But we’ve tarried too much. The purpose of this list, albeit over-generalizing and openly subjective, is to shine a flickering, dying flashlight upon the darkness that overbears post-apocalyptia. And we begin this list with a model of strangeness. This novel, a tribute to great literature while being part of it, shakes us to the core. But let’s see what it is:
Top 10 Best Post Apocalyptic Books
1. The Slynx – Tatyana Tolstaya
Tatyana Tolstaya’s 2007 shocker The Slynx delves deep into the subject of what makes us human. After a great-big disaster strikes humanity (who would’ve thought), the world is left completely scarred – and changed in an unusual manner. Happening a whole two centuries before the present time in the novel, the big disaster – called simply The Blast has left the world in a type of “post–nuclear holocaust.”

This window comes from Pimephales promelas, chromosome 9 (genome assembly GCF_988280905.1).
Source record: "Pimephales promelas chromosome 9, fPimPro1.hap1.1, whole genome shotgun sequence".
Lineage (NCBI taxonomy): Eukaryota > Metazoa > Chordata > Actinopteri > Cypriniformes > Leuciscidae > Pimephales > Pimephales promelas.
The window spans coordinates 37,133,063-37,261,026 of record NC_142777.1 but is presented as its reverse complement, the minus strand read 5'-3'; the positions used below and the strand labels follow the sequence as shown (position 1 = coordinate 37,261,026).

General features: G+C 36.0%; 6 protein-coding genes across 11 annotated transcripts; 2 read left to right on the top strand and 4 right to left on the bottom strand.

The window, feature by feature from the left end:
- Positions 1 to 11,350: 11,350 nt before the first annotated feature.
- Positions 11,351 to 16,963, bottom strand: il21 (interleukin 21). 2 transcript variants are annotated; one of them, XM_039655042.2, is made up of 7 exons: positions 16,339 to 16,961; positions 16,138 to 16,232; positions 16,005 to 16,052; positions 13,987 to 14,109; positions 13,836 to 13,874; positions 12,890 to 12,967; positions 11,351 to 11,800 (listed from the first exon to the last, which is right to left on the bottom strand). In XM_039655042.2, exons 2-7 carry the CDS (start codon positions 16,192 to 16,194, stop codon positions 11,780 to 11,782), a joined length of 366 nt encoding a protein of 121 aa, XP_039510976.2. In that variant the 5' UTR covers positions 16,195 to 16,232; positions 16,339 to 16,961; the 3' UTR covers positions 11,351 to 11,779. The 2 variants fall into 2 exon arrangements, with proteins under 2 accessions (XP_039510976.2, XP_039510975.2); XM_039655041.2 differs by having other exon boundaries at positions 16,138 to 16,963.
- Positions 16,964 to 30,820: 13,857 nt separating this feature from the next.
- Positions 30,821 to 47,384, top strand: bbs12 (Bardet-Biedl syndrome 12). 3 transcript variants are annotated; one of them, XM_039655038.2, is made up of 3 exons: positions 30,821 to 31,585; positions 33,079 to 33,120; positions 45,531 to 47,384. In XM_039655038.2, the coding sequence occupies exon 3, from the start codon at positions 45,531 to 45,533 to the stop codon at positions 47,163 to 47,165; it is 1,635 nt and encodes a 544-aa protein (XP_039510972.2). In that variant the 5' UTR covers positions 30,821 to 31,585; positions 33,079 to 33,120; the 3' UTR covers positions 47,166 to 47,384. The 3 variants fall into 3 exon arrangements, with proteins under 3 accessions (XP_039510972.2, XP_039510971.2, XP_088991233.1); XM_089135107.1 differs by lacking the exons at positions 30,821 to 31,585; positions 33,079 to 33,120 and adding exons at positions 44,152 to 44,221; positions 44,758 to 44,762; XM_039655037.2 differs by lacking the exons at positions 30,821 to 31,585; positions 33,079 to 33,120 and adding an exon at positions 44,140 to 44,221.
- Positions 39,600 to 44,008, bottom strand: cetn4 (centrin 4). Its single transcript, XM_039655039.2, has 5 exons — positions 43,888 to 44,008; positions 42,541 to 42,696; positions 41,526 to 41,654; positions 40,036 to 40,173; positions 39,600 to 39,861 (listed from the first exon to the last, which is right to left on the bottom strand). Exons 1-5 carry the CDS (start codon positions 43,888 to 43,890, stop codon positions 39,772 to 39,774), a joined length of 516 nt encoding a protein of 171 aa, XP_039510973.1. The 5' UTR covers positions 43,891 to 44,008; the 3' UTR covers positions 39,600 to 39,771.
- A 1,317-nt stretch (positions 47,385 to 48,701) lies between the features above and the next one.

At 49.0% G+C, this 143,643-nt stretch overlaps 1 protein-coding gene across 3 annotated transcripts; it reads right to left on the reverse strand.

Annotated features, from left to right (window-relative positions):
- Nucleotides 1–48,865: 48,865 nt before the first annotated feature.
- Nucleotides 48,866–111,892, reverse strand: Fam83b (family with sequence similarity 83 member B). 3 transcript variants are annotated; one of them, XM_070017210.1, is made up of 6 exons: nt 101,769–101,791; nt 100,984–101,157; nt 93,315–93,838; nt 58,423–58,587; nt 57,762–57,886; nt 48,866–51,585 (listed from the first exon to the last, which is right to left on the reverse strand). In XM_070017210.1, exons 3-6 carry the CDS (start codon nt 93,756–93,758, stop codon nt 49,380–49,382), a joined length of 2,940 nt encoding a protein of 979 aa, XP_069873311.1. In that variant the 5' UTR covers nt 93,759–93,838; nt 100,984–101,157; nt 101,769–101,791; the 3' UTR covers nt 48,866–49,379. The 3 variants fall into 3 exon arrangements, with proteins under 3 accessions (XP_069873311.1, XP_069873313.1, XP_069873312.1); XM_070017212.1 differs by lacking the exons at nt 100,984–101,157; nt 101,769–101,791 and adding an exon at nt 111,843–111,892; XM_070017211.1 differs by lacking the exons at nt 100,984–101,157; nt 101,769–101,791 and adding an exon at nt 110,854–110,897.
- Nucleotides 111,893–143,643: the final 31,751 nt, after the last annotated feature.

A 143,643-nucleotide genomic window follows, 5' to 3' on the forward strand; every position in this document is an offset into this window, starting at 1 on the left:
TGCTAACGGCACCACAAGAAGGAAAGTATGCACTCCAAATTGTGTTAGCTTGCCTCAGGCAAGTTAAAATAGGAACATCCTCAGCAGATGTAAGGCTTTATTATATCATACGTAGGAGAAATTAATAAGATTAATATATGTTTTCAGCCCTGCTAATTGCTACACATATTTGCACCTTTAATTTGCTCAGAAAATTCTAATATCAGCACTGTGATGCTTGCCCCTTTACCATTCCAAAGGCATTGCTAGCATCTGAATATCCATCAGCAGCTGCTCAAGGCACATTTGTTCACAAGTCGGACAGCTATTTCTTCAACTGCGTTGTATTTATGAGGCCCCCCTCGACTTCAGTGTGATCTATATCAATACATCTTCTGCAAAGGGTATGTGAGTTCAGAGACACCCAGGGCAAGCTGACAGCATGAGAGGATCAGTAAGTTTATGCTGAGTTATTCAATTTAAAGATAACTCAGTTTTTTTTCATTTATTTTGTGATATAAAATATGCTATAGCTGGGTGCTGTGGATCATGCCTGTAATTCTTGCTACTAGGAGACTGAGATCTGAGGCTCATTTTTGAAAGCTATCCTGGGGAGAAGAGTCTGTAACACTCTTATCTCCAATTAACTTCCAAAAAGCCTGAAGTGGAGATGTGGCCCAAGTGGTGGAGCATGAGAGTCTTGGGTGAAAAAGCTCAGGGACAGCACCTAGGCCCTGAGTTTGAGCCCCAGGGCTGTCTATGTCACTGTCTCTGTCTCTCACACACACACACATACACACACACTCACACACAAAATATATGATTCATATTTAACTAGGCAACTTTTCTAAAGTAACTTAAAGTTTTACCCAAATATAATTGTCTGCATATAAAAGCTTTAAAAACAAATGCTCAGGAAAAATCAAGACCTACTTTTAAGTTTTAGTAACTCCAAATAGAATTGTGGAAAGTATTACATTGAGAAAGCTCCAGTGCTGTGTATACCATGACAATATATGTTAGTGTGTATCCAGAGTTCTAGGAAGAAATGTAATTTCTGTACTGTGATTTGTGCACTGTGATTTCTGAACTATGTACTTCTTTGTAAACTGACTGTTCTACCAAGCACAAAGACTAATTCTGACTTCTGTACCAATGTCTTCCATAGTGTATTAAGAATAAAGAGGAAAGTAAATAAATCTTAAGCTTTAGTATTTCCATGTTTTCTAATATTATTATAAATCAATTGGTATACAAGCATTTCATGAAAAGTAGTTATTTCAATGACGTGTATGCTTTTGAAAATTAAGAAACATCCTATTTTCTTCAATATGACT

The people are mutated, some have been made into beasts, the whole fabric of reality as we know it is turned upside down and inside out. The main character of the story is a man called Benedikt. He is tasked with transcribing ancient books to appear as though they were written by the great leader Fyodor Kuzmich – the novel has this dystopian side. He leads what he thinks is a normal life – he has no mutations, he is perfectly healthy and has a house in which he cooks rats for supper. He has no troubles with the establishment as he has never been a free thinker. Tolstaya – a distant relative of the great Leo Tolstoy, proves here a master craftsman in building the character of Benedikt.
Still, something lurks in the dark space beyond. This something screeches as it waits for visitors. I’m going to let you guess what the creature is called.
2. Logan’s Run – W. F. Nolan & G. C. Johnson
This next novel also walks the fine line between dystopia and post-apocalyptia. Logan’s Run is a book centered on the dangers of ageism and how this can turn into a dystopia and eventually into an apocalypse. Written in 1967, the book doesn’t do much in the direction of pushing the boundaries of thinking.